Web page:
Using these components, a WINDOWS application may be able to utilize a resource associated with the POSIX subsystem. In the illustrated embodiment, the RPC client is associated with the WINDOWS subsystem, and the RPC server is associated with the POSIX subsystem. When a WINDOWS application attempts to load a resource that is associated with the POSIX subsystem, the application may load the RPC client that serves as a proxy for the resource. Then, when the WINDOWS application invokes a method of the resource, the RPC client may send a request to the RPC server indicating to invoke the method. The message to the RPC server may contain an indication of any parameters provided by the application to the RPC client. The RPC server may then load the POSIX resource on the POSIX subsystem and invoke the indicated method, and may provide the parameters the RPC server received from the RPC client. When the invoked method completes, the RPC server may provide the results to the RPC client, which in turn may provide the results to the application.
In various embodiments, a synchronization component (not shown) may synchronize memory between the RPC client and the RPC server. The synchronization may be performed, e.g., to facilitate sharing of information contained in memory locations or regions of applications, resources, subsystems, and so on. As an example, contents of memory may need to be provided to the RPC server relating to parameters to invoked methods, or to the RPC client relating to results from the invoked methods. Various techniques may be used to synchronize memory. As an example, messages may be exchanged between the RPC client and the RPC server containing values to be synchronized or contents of memory to be provided to components.
The WINDOWS and POSIX resources may be DLLs or other resources associated with their respective subsystems that may need to be utilized by an application of another subsystem. As an example, the WINDOWS application 212 may need to utilize the POSIX resource 306. Similarly, the POSIX application 216 may need to utilize the WINDOWS resource 406.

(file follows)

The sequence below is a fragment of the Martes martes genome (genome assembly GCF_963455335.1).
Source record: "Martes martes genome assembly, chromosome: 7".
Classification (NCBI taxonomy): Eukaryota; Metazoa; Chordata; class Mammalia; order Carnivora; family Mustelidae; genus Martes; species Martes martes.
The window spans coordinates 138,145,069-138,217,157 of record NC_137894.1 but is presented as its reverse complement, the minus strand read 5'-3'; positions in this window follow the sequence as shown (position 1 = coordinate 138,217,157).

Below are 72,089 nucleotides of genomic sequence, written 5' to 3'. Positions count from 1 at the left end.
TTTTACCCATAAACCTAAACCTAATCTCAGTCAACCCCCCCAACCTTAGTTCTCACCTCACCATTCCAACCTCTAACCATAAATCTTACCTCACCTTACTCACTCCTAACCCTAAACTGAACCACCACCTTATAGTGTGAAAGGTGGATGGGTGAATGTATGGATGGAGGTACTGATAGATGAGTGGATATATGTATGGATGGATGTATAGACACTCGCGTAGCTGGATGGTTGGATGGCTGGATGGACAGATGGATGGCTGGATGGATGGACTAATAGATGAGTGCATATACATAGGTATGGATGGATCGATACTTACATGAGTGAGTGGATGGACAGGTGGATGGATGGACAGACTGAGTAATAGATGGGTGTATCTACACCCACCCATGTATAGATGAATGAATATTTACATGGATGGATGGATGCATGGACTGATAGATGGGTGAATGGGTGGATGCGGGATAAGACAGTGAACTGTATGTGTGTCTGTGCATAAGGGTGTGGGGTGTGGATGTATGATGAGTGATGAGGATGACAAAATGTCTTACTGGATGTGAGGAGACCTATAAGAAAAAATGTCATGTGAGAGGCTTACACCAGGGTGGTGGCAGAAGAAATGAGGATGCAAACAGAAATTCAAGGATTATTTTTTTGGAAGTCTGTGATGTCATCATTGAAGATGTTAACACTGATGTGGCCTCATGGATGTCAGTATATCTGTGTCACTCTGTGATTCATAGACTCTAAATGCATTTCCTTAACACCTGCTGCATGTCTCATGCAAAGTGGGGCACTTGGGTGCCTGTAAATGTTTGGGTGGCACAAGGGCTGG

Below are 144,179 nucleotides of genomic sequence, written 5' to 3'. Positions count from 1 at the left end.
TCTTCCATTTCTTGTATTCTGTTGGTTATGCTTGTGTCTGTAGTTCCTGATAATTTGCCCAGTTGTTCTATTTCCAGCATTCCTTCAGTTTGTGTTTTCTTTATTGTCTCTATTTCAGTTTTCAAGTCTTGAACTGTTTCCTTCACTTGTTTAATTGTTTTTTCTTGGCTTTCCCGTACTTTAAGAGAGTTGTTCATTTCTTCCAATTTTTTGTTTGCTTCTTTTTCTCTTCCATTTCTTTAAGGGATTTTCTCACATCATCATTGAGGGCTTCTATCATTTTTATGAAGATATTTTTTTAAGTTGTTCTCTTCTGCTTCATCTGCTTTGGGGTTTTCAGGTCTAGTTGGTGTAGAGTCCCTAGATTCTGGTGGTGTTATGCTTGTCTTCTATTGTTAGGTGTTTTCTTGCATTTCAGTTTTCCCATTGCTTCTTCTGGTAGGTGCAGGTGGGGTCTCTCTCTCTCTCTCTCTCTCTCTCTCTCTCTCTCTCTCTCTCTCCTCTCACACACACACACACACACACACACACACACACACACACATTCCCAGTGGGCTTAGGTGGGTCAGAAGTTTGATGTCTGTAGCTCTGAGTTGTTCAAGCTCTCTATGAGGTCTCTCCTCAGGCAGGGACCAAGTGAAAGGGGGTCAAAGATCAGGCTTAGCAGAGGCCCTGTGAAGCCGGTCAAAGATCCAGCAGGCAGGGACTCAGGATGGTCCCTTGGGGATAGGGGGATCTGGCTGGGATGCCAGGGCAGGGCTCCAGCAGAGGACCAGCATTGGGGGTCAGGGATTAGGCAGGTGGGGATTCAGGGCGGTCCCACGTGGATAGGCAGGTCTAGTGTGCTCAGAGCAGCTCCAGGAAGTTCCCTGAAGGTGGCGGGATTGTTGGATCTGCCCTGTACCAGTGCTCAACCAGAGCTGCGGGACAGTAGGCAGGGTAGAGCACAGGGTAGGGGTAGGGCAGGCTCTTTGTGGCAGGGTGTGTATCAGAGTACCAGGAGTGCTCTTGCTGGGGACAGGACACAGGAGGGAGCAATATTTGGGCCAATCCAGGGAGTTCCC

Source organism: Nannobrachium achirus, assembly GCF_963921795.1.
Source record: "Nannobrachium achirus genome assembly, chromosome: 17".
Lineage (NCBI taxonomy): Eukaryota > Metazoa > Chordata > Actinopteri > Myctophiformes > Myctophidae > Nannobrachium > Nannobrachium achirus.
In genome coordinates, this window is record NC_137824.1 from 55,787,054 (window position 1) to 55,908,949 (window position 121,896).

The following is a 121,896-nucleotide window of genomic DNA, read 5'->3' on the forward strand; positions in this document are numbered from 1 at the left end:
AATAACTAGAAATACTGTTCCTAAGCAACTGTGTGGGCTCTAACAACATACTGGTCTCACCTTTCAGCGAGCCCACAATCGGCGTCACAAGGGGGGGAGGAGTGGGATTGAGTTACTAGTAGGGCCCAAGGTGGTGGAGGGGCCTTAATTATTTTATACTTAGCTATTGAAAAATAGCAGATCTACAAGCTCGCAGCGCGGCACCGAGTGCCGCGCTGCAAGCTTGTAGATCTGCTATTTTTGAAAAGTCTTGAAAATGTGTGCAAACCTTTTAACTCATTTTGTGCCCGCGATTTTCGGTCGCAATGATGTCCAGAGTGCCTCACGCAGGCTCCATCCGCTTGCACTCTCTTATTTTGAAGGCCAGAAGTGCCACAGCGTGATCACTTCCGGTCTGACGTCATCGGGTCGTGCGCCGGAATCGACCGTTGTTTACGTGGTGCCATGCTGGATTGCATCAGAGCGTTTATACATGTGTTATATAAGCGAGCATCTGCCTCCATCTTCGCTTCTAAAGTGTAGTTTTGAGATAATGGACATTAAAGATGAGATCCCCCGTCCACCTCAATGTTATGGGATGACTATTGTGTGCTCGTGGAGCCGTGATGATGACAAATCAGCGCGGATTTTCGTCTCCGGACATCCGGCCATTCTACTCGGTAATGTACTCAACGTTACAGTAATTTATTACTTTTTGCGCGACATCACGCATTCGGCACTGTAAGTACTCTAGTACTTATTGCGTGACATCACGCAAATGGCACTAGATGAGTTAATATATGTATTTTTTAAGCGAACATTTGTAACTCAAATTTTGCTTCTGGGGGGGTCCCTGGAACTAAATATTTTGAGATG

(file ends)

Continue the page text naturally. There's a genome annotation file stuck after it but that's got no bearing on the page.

RPC components 502 and 504 may act as clients, servers, or both. In various embodiments, the client and server functionalities may be divided into separate subcomponents or altogether different components, such as those illustrated in
Components of the applicants' technique, e.g., the RPC client, RPC server, or synchronization component may utilize the table to determine from which location to read memory or to which location to write contents for memory. As an example, when a parameter is provided by a POSIX application to a WINDOWS resource, these components may determine that an object referenced by memory location 0X76543210 in the POSIX subsystem can be found at 0X01234567 in the WINDOWS subsystem.
A synchronization component may use the table to determine from which memory locations to read information, and to which memory locations to write information. The synchronization component, RPC client, or RPC server may also add or remove rows from the table. As an example, the RPC client may add a row when a parameter is provided, and the RPC server may add a row when a result is returned. Similarly, the RPC client may remove a row when the invoked method returns.
In various embodiments, the tables of
From the foregoing, it will be appreciated that specific embodiments of the invention have been described herein for purposes of illustration, but that various modifications may be made without deviating from the spirit and scope of the invention. Accordingly, the invention is not limited except as by the appended claims.
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|U.S. Classification||719/328, 711/202, 719/330, 719/312|
|International Classification||G06F12/00, G06F3/00|
|Cooperative Classification||G06F9/541, G06F9/547|
|European Classification||G06F9/54A, G06F9/54P|
|Mar 7, 2005||AS||Assignment|
Owner name: MICROSOFT CORPORATION, WASHINGTON
Free format text: ASSIGNMENT OF ASSIGNORS INTEREST;ASSIGNORS:BENDAPUDI, PERRAJU;VENKATA, KIRAN AKELLA;GHOSH, AMIT KUMAR;REEL/FRAME:015737/0160;SIGNING DATES FROM 20050117 TO 20050118
|Jul 28, 2005||AS||Assignment|
Owner name: MICROSOFT CORPORATION, WASHINGTON
Free format text: CORRECTIVE ASSIGNMENT TO RE-RECORD ASSIGNMENT PREVIOUSLY RECORDED UNDER REEL AND FRAME 0157;ASSIGNORS:BENDAPUDI, PERRAJU;VENKATA, KIRAN AKELLA;GHOSH, AMIT KUMAR;REEL/FRAME:016324/0200;SIGNING DATES FROM 20050117 TO 20050118
|Sep 27, 2012||FPAY||Fee payment|
Year of fee payment: 4
|Dec 9, 2014||AS||Assignment|
Owner name: MICROSOFT TECHNOLOGY LICENSING, LLC, WASHINGTON
Free format text: ASSIGNMENT OF ASSIGNORS INTEREST;ASSIGNOR:MICROSOFT CORPORATION;REEL/FRAME:034543/0001
Effective date: 20141014
|Oct 6, 2016||FPAY||Fee payment|
Year of fee payment: 8